(with sweet and spicy sauce) and sauceless original
Korean fried chicken topped with lots of spring onions!
What happens when eating with foodies -- the food
(in this case, a beautiful cheese egg roll) has to be
photographed before it can be cut up and consumed! ;b
Earlier today, I went on my second hike in four days -- and this despite the visibility being on the low side (as in I couldn't see the Kowloon Hills from the Central Piers) and the weather being on the muggy side (and rain pouring down while I was having my post-hike dinner). Some people might think this excessive but I felt a need to get in some more calorie-burning exercise this afternoon on account of my having pigged out quite a bit in the first few days of this Chinese New Year of the Goat/Sheep/Ram!
As an example, on the second day of this Chinese New Year, five friends and I went for a Korean fried chicken-heavy feast at the Hong Kong Island branch of the ultra popular dining and drinking establishment known both as Lee's Family Chicken and Chicken Hof & Soju. (For the record, on the front of the restaurant, "Lee Family" is written in Korean and Chinese characters (but not English), and "Chicken Hof & Soju" in English (but not Korean or Chinese)!).
After twice trying -- but just not being patient enough to wait for hours -- to get into its original Tsim Sha Tsui branch, I was really excited to discover a few months back that the Hong Kong Island of Chicken Hof & Soju (as I'll henceforth refer to it in this blog post) takes reservations. However, when one of my friends tried to make a dinner booking for the second day of Chinese New Year, he was told that this wouldn't be allowed -- because the restaurant doesn't take reservations on Friday nights! Still, rather than give up on our Korean fried chicken Chinese New Year feast plans, we just decided to eat early to beat the crowd -- and were happy to find that we could walk straight into the place when we got there a little before 6pm!
The previous times I've eaten Korean fried chicken (including in South Korea with my mom, and at Fairyland with my mom and a friend), there weren't so many people in our party. So I was really looking forward to trying a greater variety of KFC -- and I don't mean the fried chicken made according to a certain Kentucky colonel's recipe -- this time around!
But because three of our party were trying it for the first time, we felt that we had to first go for the two classic styles -- the sauceless original (which both the blogger behind The Fragrant Harbour and I think Chicken Hof & Soju does better than Fairyland) and chicken with sweet and spicy sauce (which, after having had it twice now at Chicken Hof & Soju, I definitely think that Fairyland does better). Still, this time around, we did go ahead and order a third style of KFC: the spring onion fried chicken -- which really is just original Korean fried chicken topped with spring onion...and yet, I really did feel that the spring onion addition truly does make the dish taste even better!!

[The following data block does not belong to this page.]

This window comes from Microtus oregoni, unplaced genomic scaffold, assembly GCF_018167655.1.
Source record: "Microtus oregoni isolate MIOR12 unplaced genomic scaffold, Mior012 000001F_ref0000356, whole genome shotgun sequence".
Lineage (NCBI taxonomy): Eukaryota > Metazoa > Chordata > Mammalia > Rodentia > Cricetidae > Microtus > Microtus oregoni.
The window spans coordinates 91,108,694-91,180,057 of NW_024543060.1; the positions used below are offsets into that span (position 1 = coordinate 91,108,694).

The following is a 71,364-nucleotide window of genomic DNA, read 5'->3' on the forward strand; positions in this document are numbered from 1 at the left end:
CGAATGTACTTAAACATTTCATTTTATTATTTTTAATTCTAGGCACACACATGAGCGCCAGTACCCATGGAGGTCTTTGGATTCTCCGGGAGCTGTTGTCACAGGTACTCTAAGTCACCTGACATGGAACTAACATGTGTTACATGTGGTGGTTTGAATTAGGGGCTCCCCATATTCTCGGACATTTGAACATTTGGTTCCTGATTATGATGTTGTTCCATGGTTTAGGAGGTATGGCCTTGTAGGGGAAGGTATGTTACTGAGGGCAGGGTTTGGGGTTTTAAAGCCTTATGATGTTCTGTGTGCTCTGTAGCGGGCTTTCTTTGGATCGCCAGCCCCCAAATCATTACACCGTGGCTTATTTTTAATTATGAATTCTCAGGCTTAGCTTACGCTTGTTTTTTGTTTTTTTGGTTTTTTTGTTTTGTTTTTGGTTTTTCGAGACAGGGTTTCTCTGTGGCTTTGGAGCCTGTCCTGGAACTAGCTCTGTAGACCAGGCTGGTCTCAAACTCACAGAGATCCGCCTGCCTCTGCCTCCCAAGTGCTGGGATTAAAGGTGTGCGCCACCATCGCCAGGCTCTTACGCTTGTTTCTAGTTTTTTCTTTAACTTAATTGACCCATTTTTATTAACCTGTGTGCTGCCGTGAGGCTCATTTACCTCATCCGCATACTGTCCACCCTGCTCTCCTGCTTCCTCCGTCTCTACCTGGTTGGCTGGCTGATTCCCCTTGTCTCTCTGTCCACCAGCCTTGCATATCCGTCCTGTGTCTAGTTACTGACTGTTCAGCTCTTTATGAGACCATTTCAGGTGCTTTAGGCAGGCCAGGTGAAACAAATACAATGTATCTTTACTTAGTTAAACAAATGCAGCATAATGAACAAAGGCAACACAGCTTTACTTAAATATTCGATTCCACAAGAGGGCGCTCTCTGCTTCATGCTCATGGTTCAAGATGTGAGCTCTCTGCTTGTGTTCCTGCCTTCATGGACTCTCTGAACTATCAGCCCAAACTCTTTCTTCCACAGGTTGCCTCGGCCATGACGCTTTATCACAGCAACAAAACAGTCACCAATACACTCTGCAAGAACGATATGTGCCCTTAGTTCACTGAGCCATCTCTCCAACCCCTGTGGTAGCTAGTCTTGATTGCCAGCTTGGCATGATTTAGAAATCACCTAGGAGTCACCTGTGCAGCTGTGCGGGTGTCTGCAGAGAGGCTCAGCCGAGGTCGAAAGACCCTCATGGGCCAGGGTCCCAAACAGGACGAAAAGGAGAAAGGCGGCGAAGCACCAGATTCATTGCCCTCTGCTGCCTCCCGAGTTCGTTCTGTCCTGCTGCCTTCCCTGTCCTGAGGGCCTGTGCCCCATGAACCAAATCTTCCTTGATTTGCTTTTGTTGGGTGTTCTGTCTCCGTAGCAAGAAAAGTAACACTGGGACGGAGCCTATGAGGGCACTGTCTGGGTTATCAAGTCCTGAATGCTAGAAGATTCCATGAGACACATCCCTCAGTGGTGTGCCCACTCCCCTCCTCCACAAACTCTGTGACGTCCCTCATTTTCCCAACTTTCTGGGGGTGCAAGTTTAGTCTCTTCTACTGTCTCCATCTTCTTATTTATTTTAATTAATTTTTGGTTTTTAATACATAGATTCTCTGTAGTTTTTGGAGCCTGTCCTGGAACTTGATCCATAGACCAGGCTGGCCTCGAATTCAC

A friend who's never had Korean fried chicken asked me how it differs from other fried chicken. I'd say that -- be it made and eaten at Fairyland or Chicken Hof & Soju, Hong Kong or South Korea itself -- Korean fried chicken is noticeably less greasy than other types of fried chicken, is not as thickly covered with batter, and has significantly juicier (and therefore tastier) meat.
Although I would have happily continued the Korean chicken odyssey (in particular, I'd love to try to the cheese hot sauce chicken and rice cake dish that's also on the menu of Chicken Hof & Soju at some point), the majority of the group appeared chickened out after this. So while we did order more dishes, they were all of the non-chicken variety -- and happily, they all were pretty good!
Actually, the very first dish we ordered that evening at Chicken Hof & Soju was some dried squid -- tougher than the Chinese and Japanese versions I've had, but good to chew on while waiting for everyone in our party to arrive. Then after the chicken dishes, we went ahead and ordered a Korean kimchee pancake (that, when it came, we decided seemed more like pizza than any pancake we knew!), a soft egg tofu concoction (that tasted far better than it sounds and looks!), and a cheese egg roll (that seemed like a super thick egg omelette with a thin layer of cheese inside it)!
While I'd never go to Chicken Hof & Soju just to eat the non-chicken dishes, they weren't too bad at all -- especially compared to the salad that two friends and I had ordered on a previous visit and never ever will again. In particular, I liked the kimchee pancake a lot -- and thought it really tasty when drizzled with the tangy sauce that came with it.
Also going well with all of the food was some alcohol -- of course! While others in my party opted for maekgolli, I stuck to beer -- specifically, draft Asahi. With advance apologies to fans of Korean alcohol: I don't think South Korean beer is as good as Japanese beer. And after trying maekgolli twice now, I still have not got a taste for what seems to me like an alcoholic cross between yoghurt and sour rice liquid! Indeed, the two sips of maekgolli that I had were easily the worst part of the otherwise very enjoyable meal as far as I was concerned! ;b